It's after the holidays and the shelves in your refrigerator and pantry may be looking a bit bare. Time to do a little grocery shopping!
If you're looking to stock up without breaking the bank, both Aldi and Walmart sell inexpensive pantry staples. That works for most people since, on the whole, shoppers are looking for good quality at a good price, says John Karolefski, store analyst and editor of Grocery Stories.
But which store offers the best deal on staples?
Using the grocery price comparison app Basket, CNBC Make It compared a dozen essential items such as milk, bread, eggs, olive oil and flour at the Aldi and Walmart stores in North Bergen, New Jersey. When available, we also analyzed both retailers' organic store brand prices.
Note: Aldi's Simply Organic canned diced tomatoes only sold as a 28 oz can
Aldi is cheaper overall on eight of the 12 products: It would cost under $17 to restock these kitchen essentials there.
"Aldi, happily, has a lot of good quality, good-tasting products at good prices," Karolefski says. "It's one of the reasons they've been so successful in the U.S."
Stocking up on the same products at Walmart is only a few bucks more than Aldi, though, for a total of just over $20, and the store has cheaper prices on bread, milk and eggs. Walmart offers shoppers a one-stop shopping experience, too: If you pop in, you can pick up groceries and an emergency toilet plunger, or a replacement pair of mittens for your forgetful kid.
But what about quality? Last year, the Organic Trade Association found that over 82 percent of U.S. households buy organic groceries on a regular basis.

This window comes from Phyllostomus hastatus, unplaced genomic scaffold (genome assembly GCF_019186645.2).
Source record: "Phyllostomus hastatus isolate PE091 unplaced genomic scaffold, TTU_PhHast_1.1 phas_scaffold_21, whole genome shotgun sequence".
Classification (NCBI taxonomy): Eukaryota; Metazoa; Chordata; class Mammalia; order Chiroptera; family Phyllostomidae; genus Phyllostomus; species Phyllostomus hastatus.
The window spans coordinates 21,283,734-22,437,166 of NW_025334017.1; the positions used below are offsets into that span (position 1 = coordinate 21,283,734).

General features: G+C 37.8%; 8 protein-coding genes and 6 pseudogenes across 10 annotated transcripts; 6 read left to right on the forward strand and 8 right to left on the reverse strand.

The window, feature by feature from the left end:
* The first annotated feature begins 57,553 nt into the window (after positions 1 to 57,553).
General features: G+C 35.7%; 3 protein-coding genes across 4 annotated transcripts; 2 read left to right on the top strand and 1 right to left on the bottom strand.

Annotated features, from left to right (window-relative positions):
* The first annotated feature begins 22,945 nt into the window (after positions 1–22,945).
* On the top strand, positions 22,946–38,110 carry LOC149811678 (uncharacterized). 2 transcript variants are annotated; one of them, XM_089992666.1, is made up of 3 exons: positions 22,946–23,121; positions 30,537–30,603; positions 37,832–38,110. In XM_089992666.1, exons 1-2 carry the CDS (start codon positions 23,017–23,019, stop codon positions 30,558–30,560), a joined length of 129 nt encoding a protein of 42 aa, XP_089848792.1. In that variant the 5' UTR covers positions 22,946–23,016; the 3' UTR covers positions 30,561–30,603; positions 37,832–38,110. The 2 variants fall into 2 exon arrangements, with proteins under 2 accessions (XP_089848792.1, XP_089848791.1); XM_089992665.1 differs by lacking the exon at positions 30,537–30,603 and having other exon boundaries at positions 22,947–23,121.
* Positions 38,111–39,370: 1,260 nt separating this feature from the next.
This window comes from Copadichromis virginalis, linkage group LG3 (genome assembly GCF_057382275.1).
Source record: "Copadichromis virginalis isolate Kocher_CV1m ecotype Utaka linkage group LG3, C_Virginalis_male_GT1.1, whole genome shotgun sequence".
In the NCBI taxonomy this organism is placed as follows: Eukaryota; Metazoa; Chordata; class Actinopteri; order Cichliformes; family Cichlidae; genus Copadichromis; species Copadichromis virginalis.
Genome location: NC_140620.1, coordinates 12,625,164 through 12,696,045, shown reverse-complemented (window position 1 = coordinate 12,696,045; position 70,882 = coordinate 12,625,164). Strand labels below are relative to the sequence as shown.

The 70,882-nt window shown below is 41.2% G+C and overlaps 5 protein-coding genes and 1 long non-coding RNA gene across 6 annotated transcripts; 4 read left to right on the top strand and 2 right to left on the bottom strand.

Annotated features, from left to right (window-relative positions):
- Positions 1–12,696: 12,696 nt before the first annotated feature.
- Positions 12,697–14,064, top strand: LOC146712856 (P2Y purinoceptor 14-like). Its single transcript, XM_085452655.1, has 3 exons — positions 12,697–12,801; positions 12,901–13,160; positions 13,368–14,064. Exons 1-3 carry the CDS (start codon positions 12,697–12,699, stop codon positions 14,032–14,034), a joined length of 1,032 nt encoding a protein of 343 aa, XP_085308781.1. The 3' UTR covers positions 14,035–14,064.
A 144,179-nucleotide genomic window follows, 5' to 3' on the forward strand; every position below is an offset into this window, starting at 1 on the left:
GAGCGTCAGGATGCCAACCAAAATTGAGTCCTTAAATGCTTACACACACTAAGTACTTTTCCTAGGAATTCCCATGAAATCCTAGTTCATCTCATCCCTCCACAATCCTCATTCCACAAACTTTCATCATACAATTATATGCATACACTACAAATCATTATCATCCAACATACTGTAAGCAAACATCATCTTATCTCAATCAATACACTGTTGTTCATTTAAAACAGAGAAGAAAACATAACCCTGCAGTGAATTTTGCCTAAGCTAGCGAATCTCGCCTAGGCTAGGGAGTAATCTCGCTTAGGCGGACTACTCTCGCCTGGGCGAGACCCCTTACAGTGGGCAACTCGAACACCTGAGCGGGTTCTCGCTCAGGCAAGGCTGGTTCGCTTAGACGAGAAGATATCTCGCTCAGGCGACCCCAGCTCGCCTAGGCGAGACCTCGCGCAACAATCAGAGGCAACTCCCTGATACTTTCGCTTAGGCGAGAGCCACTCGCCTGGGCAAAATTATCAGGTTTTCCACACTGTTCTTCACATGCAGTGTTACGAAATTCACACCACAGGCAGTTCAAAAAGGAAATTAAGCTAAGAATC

When it comes to organic products, both Aldi and Walmart offer great prices. In fact, Whole Foods, which is perhaps the best-known organic grocery store, is facing "steep competition, and their pricing is just not comparable," Cindy Livesey, author of "Living Rich with Coupons," tells CNBC Make It.
Aldi's SimplyNature brand edges out Walmart's Good Value Organic brand when it comes to price. And, besides being organic, frugal shopping expert Lauren Greutman reports that the SimplyNature products omit over 125 ingredients that experts have deemed questionable, including artificial flavors, high fructose corn syrup, trans fatty acids, nitrates and propylene glycol.
But Greutman notes that while Aldi and Walmart are generally the cheapest option for many essential products, it pays to do your homework and check out the weekly ads and coupons offered by other shops. Greutman found in her comparison that products like dish detergent and fresh chicken are generally cheaper with a coupon at a conventional grocery store.
Also, Greutman says, Walmart will generally price-match competitor ads — so if Aldi is advertising a cheaper price, take the ad into a nearby Walmart and you could get the lower price on your items.
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